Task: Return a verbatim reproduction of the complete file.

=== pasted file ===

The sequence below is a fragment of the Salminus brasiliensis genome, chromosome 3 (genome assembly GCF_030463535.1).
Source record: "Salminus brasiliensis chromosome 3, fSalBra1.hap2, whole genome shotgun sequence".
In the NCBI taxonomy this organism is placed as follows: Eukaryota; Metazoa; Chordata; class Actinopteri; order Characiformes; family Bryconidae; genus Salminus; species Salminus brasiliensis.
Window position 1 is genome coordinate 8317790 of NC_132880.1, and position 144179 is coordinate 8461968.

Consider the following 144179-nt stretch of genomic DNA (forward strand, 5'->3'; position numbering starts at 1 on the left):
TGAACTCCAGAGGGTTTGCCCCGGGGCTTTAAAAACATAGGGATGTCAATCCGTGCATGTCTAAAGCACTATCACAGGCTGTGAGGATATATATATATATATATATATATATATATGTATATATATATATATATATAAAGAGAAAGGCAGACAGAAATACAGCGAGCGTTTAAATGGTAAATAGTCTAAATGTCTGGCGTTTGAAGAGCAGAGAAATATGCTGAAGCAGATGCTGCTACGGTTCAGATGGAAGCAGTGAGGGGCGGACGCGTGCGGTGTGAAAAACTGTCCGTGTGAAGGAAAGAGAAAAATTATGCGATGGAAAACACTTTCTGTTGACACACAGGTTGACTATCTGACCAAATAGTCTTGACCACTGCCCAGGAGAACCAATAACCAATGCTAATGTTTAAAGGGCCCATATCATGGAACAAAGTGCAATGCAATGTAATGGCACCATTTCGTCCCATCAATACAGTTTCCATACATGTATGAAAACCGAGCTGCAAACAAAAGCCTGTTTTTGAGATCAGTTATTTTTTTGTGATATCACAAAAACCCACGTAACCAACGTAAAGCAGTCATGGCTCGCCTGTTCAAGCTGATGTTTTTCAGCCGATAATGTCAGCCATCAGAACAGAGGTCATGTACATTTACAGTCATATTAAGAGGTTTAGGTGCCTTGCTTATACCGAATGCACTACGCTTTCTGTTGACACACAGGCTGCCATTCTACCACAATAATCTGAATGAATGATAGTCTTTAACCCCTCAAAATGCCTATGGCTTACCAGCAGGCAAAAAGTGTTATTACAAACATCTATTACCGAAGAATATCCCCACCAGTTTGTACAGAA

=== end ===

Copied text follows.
The sequence below is a fragment of the Salminus brasiliensis genome, chromosome 3 (genome assembly GCF_030463535.1).
Source record: "Salminus brasiliensis chromosome 3, fSalBra1.hap2, whole genome shotgun sequence".
In the NCBI taxonomy this organism is placed as follows: Eukaryota; Metazoa; Chordata; class Actinopteri; order Characiformes; family Bryconidae; genus Salminus; species Salminus brasiliensis.
Window position 1 is genome coordinate 8317790 of NC_132880.1, and position 144179 is coordinate 8461968.

Consider the following 144179-nt stretch of genomic DNA (forward strand, 5'->3'; position numbering starts at 1 on the left):
TGAACTCCAGAGGGTTTGCCCCGGGGCTTTAAAAACATAGGGATGTCAATCCGTGCATGTCTAAAGCACTATCACAGGCTGTGAGGATATATATATATATATATATATATATATATGTATATATATATATATATATAAAGAGAAAGGCAGACAGAAATACAGCGAGCGTTTAAATGGTAAATAGTCTAAATGTCTGGCGTTTGAAGAGCAGAGAAATATGCTGAAGCAGATGCTGCTACGGTTCAGATGGAAGCAGTGAGGGGCGGACGCGTGCGGTGTGAAAAACTGTCCGTGTGAAGGAAAGAGAAAAATTATGCGATGGAAAACACTTTCTGTTGACACACAGGTTGACTATCTGACCAAATAGTCTTGACCACTGCCCAGGAGAACCAATAACCAATGCTAATGTTTAAAGGGCCCATATCATGGAACAAAGTGCAATGCAATGTAATGGCACCATTTCGTCCCATCAATACAGTTTCCATACATGTATGAAAACCGAGCTGCAAACAAAAGCCTGTTTTTGAGATCAGTTATTTTTTTGTGATATCACAAAAACCCACGTAACCAACGTAAAGCAGTCATGGCTCGCCTGTTCAAGCTGATGTTTTTCAGCCGATAATGTCAGCCATCAGAACAGAGGTCATGTACATTTACAGTCATATTAAGAGGTTTAGGTGCCTTGCTTATACCGAATGCACTACGCTTTCTGTTGACACACAGGCTGCCATTCTACCACAATAATCTGAATGAATGATAGTCTTTAACCCCTCAAAATGCCTATGGCTTACCAGCAGGCAAAAAGTGTTATTACAAACATCTATTACCGAAGAATATCCCCACCAGTTTGTACAGAA